It’s easy to get hooked on the popular music, movies, and TV shows, but Christians do what’s hard. Let’s choose what we watch, listen to, and read based on what’s good for us, not what feels good at the moment.Caramel corn and vanilla rootbeer are my movie night snacks of choice. For that one night out of maybe every month, my teeth get clogged with sticky caramel and all that sugar makes my heart pulsate like a techno song. Eh, it’s one night, I figure, as I munch away and get lost in a good story on our flatscreen.
But what if I ate caramel corn and vanilla root beer every night? What if I chose Pop-Tarts and mocha lattes for breakfast everyday, Happy Meals every lunch, and made steak, fries, and chocolate cake for dinner? I’ll tell you what would happen: my health would plummet! Not only would my thighs start to look like full-fat cottage cheese and my hindquarters start to jiggle like St. Nick’s belly, but I would be breathless after a short jog, I would get headaches every afternoon, and my sleep would be fitful. Only twenty years down the road would I know the full effects of my indulgent diet, when my heart starts to fail.
This is your brain on ABC Family…
A yucky diet has visible effects on our health and well-being, but what about the entertainment we ingest everyday? What kinds of thoughts and ideas are we feeding our brain, via the movies, TV shows, and music we choose?
Media can be a good way to spend time with loved ones, or to strengthen yourself….if it’s healthy media. Junk food media, on the other hand–it won’t rot your body; it rots your mind.
Pure minds, pure entertainment
God wants us to fill our minds with decent stuff: things that are true, honorable, right, pure, lovely, of good reputation, and worthy of praise (Phil. 4:8). Even if we totally get that when it comes to the things we talk about with friends and family, often we might find ourselves relaxing that standard when it comes to entertainment.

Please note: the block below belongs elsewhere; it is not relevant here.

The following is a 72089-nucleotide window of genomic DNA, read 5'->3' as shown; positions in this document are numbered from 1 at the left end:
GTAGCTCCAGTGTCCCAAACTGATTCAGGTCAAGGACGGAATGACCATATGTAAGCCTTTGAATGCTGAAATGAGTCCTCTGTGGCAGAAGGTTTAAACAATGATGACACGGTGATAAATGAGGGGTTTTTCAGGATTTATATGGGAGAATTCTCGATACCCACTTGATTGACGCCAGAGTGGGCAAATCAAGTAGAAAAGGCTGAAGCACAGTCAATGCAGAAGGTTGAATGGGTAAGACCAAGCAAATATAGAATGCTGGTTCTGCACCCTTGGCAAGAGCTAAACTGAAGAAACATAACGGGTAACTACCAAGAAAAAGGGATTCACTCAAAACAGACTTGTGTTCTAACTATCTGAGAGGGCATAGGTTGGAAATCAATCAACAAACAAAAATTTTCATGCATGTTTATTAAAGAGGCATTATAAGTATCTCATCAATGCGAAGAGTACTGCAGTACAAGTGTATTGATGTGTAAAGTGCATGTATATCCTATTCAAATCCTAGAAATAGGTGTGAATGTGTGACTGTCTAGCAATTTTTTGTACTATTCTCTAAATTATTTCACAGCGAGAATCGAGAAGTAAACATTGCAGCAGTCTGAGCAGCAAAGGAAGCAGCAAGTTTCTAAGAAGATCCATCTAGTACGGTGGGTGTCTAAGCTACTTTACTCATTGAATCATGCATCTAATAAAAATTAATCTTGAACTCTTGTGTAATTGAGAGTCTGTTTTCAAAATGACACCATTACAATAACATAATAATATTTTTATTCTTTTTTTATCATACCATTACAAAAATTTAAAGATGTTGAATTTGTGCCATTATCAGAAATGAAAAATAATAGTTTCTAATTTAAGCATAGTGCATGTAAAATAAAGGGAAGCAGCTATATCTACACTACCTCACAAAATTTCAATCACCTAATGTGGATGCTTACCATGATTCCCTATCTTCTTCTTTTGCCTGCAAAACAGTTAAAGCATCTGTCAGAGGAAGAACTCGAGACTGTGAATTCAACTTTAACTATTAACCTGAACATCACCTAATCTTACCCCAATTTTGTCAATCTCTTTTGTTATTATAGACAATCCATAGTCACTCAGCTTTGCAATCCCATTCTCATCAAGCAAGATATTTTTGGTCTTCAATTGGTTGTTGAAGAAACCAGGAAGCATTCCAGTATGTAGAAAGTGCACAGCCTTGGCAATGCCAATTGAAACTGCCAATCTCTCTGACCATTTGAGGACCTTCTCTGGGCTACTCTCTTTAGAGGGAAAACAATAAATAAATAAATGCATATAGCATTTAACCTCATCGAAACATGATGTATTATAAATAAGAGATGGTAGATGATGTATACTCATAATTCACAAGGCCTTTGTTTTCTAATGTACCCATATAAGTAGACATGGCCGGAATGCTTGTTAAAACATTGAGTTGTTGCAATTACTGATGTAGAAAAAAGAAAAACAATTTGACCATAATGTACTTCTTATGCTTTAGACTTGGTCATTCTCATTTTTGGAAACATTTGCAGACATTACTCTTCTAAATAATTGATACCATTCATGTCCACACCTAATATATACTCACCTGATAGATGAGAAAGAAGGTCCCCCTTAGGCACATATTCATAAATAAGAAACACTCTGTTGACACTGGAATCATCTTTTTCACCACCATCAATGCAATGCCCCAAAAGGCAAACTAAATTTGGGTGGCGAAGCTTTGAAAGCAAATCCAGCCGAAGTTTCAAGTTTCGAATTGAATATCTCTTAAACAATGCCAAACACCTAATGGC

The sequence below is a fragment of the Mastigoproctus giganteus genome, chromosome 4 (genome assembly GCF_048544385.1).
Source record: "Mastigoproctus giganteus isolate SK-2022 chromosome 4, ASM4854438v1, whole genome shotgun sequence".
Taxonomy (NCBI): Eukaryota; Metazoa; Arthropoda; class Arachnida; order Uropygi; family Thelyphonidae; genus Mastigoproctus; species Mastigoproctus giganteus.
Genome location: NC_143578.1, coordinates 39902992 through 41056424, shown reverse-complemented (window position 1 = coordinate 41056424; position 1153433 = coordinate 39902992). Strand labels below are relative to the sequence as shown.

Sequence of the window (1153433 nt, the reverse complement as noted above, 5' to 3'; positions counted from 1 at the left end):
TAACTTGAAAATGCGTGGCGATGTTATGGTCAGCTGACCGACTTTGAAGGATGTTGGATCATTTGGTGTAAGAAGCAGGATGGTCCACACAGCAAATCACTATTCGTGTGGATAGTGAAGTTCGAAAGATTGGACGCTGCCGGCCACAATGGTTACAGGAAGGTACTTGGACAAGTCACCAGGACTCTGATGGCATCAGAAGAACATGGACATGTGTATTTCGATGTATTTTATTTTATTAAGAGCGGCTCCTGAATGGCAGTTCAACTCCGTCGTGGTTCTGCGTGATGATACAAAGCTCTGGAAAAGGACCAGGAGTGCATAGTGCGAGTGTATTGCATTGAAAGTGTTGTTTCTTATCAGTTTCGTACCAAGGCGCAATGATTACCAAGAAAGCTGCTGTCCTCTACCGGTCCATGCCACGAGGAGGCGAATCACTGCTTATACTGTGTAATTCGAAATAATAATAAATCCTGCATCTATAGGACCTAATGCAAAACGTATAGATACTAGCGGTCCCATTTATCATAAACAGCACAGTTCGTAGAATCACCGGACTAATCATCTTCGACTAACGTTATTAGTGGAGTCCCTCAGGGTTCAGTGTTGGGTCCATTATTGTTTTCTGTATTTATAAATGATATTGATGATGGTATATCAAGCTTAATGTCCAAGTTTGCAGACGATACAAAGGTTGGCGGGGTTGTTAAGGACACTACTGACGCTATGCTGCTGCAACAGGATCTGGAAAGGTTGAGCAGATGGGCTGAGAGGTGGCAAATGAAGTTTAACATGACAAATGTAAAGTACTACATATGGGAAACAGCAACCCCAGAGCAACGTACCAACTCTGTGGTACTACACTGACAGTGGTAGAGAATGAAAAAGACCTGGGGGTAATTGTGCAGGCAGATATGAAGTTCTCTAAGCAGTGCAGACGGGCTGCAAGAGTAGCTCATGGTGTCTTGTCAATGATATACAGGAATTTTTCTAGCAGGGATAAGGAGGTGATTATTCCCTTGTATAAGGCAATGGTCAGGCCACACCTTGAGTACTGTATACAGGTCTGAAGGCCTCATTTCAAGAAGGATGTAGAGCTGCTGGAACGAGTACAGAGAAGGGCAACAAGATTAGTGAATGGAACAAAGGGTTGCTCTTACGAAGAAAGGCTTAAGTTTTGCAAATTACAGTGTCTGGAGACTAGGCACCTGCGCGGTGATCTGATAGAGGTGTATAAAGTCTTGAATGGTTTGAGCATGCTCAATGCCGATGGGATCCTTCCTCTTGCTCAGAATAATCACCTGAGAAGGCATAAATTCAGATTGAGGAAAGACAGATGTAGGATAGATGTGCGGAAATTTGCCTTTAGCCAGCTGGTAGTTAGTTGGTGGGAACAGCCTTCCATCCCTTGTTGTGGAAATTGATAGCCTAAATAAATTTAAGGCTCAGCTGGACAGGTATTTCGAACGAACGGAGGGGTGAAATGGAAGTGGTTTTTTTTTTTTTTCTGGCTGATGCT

“The Home Test”
Another way to measure whether or not you should invite certain stories into our minds is the home test: would you invite people like you’re watching onscreen, listening to on your iPod, or reading about into your home? Would these people, whether fictional or real, be people you would introduce to your parents and eat dinner with? Or would they be the promiscuous, drama queen girls who seem to always have dirty rumors following them around, or the egotistical, predatory boys who you know you would never go out with? As Christians, we can’t block out unbelievers in our world; in fact, we need to reach out to their souls and influence them for good. But we can’t influence people in the media; they can only influence us.
For the shows and music you faithfully watch, you need to consider the fact that you repeatedly “invite” these stories into your mind, so they need to have an even higher standard than say, a movie you spend two hours with, or a book you read for a week. If you have an ongoing fan “relationship” with a show or musical artist, you should use the same standard Christians use for choosing close friends, which is to not be tied together with unbelievers (2 Cor. 6:14).
Can’t we have some guilty pleasures?
We’ve all got a weak spot when it comes to entertainment, just like we do with certain sweets. For me, my caramel corn and vanilla rootbeer are books and a couple of my longtime favorite television comedies. However, a pervasive-language film or a sex-obsessed TV show should not be viewed as treats to be enjoyed every once in a while, but as sins that we must turn away from. God tells us that we should not take part in any foolish talking, filthiness, or rude joking (Eph. 5:4). It’s tough to find a comedy these days that doesn’t include these things.
Even if we do find a TV show, film, musical artist, or book that does meet the Phillipians 4:8 standard and the home test, we shouldn’t necessarily include it in our lives. We are instructed to make the most of our time, and understand God’s will for our lives (Eph. 5:16, 17). Entertainment should be the last thing on our schedules, after Bible study, homework, chores, and real communication with people we love.
We label some of our favorite entertainment outlets “guilty pleasures” because our consciences bother us when we partake. The good news is that guilt is actually a good thing! It’s God’s alarm system buzzing at you to turn it off! Think real, pure thoughts, speak real, true sentences, or read real, praiseworthy stories instead. Don’t excuse your TV show, movie night, music, or reading material as guilty pleasures. Turn off the noise, and turn off the guilt. Find something healthy to feed your mind and heart instead.